"What the hell are you doing?" Jereck asked, rushing to her rescue.

"The stupid ladder broke," Michaela grumbled as Jereck helped her to her feet.

Jereck examined the ladder rungs while Michaela attempted to brush her wet ass from the rain soaked grass.

"I think it's just that bottom one," Jereck reported as he put his weight on the second rung and began to climb the ladder. "I'll have to fix that bottom one before we close."

The rope ladder swayed as Jereck reached the platform and Michaela cautiously followed, not quite trusting the rope.

Jereck boosted himself onto the platform and then helped Michaela when she reached the top.

"Wow, it's been a long time since I've been up here," Michaela said as she glanced around, admiring the familiar view of the various yards of the neighborhood from the platform. The green door that Mr. Forrester salvaged from an abandoned barn squeaked from its rusted hinges when Jereck opened it. The windows afforded the interior plenty of light in the daylight. Mr. Forrester had strung electricity so there was an overhead light but the power source had been turned off from the house for safety reasons in recent years.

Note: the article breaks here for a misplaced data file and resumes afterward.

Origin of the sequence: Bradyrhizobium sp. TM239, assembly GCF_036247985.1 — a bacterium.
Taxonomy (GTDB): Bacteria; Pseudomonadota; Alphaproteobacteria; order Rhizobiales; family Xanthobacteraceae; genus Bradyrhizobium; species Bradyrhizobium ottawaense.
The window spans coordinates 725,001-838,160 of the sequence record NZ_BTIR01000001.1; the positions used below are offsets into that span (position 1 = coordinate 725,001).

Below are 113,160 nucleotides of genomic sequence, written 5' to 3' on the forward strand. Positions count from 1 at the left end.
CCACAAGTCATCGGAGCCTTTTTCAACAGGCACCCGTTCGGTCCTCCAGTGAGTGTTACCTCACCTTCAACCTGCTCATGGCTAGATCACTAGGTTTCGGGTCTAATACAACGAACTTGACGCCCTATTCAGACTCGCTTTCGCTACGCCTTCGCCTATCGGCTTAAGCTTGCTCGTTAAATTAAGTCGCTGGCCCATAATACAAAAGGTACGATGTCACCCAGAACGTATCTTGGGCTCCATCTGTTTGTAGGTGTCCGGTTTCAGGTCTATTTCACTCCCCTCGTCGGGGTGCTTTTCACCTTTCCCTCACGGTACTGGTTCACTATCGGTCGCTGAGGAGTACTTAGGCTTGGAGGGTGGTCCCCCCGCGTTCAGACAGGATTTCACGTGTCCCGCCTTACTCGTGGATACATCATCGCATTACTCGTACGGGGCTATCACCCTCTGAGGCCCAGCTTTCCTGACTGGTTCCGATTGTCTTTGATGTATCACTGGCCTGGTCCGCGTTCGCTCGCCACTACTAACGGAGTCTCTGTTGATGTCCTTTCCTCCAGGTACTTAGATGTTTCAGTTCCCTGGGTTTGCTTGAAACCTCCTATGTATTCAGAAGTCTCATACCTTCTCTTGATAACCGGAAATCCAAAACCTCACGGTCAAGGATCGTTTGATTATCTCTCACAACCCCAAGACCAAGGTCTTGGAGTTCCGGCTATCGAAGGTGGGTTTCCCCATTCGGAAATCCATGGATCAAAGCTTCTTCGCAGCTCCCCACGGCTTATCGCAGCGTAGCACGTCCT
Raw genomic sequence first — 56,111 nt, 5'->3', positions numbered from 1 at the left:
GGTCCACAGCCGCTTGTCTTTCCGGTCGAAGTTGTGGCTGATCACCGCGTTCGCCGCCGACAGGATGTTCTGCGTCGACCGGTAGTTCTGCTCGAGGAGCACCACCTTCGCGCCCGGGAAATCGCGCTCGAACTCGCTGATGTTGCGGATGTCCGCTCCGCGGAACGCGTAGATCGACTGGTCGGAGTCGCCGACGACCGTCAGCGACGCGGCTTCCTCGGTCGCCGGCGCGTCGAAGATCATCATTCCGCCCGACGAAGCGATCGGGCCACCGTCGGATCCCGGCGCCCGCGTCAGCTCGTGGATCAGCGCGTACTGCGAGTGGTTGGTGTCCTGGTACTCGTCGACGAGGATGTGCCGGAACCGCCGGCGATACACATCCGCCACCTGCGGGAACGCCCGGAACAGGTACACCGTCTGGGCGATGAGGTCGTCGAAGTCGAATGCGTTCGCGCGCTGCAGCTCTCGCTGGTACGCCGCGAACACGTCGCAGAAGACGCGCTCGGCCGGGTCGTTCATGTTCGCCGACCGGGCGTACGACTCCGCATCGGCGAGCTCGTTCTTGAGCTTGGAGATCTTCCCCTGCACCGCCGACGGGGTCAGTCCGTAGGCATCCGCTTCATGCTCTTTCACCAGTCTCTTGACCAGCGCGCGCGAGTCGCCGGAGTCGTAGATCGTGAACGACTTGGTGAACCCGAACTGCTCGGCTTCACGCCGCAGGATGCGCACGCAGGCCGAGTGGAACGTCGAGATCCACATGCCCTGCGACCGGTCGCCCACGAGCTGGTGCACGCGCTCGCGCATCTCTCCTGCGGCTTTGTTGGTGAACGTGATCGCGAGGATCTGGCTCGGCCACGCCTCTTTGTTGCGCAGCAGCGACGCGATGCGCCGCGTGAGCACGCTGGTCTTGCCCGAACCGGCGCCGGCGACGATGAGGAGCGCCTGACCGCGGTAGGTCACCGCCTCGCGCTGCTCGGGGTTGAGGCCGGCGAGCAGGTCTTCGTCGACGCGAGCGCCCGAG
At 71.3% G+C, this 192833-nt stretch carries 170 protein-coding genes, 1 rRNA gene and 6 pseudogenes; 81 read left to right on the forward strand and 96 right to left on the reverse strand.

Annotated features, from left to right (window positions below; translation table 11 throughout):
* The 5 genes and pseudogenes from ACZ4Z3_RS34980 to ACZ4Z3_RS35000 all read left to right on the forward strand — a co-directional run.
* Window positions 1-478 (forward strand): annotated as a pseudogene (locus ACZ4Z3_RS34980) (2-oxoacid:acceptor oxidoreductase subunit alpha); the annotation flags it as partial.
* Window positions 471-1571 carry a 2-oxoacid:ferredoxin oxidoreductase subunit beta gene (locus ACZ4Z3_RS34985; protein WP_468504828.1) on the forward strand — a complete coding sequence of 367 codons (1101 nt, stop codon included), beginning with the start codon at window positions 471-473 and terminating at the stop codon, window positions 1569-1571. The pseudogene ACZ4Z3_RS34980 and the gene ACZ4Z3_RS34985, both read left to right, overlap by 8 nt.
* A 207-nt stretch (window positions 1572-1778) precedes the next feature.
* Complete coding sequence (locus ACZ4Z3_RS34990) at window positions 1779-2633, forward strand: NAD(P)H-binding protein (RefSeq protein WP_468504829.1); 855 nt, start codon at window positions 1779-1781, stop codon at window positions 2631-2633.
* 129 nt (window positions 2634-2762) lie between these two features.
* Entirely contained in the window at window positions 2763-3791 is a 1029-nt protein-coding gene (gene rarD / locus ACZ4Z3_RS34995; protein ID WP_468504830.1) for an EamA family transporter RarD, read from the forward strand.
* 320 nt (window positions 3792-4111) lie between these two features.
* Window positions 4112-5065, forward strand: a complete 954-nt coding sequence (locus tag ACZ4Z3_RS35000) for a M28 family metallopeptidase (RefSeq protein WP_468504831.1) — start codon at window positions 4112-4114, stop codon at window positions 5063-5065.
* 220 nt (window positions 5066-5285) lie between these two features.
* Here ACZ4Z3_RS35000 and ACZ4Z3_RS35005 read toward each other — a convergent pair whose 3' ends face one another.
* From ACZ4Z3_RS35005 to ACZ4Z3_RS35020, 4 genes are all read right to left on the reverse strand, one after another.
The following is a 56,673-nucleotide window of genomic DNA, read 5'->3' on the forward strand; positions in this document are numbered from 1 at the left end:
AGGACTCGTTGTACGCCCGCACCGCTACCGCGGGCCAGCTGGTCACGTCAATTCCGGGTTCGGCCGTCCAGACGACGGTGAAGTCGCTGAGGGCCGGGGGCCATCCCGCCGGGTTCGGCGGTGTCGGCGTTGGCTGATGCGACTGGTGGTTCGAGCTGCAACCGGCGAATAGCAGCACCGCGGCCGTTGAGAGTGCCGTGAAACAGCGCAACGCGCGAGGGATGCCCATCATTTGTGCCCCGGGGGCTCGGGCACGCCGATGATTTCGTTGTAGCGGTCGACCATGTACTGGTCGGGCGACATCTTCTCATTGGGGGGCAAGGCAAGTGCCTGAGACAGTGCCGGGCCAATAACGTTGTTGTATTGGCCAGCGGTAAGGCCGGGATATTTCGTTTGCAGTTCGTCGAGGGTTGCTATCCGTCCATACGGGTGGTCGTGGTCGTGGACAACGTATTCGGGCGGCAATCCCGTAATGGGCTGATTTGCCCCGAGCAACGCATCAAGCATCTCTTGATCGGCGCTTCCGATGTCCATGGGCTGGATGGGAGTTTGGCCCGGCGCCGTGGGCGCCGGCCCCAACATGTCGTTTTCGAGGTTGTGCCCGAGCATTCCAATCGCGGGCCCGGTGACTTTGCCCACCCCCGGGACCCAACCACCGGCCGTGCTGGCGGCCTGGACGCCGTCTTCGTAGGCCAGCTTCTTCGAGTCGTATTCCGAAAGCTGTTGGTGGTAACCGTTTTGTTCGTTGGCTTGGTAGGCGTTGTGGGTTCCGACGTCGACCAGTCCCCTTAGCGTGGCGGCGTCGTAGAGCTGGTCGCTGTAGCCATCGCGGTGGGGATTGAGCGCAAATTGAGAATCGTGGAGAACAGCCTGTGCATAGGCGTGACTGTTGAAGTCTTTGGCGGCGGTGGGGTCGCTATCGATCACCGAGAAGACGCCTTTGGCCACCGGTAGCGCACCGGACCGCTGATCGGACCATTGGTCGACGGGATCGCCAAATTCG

The tree house included three couches, a small table, some shelving built into the walls, and an old television set with a vintage VCR player underneath. There used to be a mini-frig but that was absconded for college use years ago.

Most of the VCR cassettes and books had also been removed from the premises years ago but there were still some old magazines lying around and a few abandoned books. Old posters of football heroes, rock personalities, and television characters were mummified to the walls.

"I supposed all the posters have to go," Jereck said. "Ancient news now."

"Yep," Michaela agreed, again brushing her ass and the resulting wet spot. "Oh, the hell with it," she grumbled, kicking off her sneakers and peeling her jeans off.